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| Last Updated:: 13/11/2019

Varanasi to bid adieu to turtle sanctuary







Three decades after it was declared India’s first and so far only protected area dedicated to the conservation of freshwater turtle species, Varanasi’s Turtle Wildlife Sanctuary is being denotified by the UP government in preparation for a possible “relocation” to the Allahabad-Mirzapur stretch of the Ganga. The prod to denotify the sanctuary first came two years ago, when the Union ministry of environment and forests wrote to the state government that the ghats were under threat. Amid opposition to the move from conservationists, it emerged that the Centre’s 1,620km national waterways project was to pass through the turtle habitat.






Sources said the Wildlife Institute of India (WII) had conducted a feasibility study and found the Allahabad-Mirzapur stretch of the river suitable for the relocation of the sanctuary. The proposal was “reviewed and approved in principle” during a recent meeting of the state wildlife board, chaired by CM Yogi Adityanath. The sanctuary, spanning the 7km stretch from Ramnagar Fort to the Malviya railroad bridge, was notified as the country’s first freshwater turtle sanctuary under the Ganga Action Plan in 1989. The idea of a sanctuary was married to the concept of releasing four carnivorous species of turtles for organic cleaning of the Ganga.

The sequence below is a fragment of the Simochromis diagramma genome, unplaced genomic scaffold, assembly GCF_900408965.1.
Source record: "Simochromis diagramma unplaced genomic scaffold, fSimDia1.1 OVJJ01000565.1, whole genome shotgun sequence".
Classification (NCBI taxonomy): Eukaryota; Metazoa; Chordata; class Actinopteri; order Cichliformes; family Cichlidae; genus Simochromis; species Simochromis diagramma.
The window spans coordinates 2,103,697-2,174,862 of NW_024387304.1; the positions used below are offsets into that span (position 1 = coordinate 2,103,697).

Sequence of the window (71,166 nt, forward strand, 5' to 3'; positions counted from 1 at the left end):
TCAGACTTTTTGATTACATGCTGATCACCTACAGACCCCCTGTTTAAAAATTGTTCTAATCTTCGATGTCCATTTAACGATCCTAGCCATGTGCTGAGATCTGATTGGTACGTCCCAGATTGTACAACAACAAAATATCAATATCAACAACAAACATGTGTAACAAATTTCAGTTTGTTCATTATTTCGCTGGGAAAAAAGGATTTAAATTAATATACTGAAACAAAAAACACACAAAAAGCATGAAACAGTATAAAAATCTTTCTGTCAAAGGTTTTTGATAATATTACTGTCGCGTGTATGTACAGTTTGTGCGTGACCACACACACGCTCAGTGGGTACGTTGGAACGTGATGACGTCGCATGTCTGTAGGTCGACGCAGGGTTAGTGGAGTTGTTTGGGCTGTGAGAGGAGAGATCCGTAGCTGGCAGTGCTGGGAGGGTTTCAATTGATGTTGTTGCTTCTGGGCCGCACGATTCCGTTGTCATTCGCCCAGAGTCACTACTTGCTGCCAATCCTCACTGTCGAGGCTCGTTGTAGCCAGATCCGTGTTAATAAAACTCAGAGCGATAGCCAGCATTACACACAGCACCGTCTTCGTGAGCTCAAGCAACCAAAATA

Since Kathawa (Aspederites gangeticus), Sundari Kachua (Lissemys punctata), Dhond (Kachuga dhongoka) and Pacheda (Pangshuratecta) are carnivorous turtles, it was expected that they would feed on half-burnt corpses floating in the waters of the Ganga. Turtle eggs were secured from the Chambal river, hatched at the Sarnath breeding centre and released in the river. The state government subsequently banned sand mining in the area to save the nesting turtles, leading to sand accumulation and increased sedimentation that seemed to create a new set of challenges. Flagging this as a threat to the ghats, the environment ministry wrote to the state government in 2017 seeking a remedy. Since a wildlife sanctuary can only be denotified, Turtle Wildlife Sanctuary will have to be reborn as a new habitat as and when it is shifted.






Source: The Times of India, 13 November 2019, Jaipur.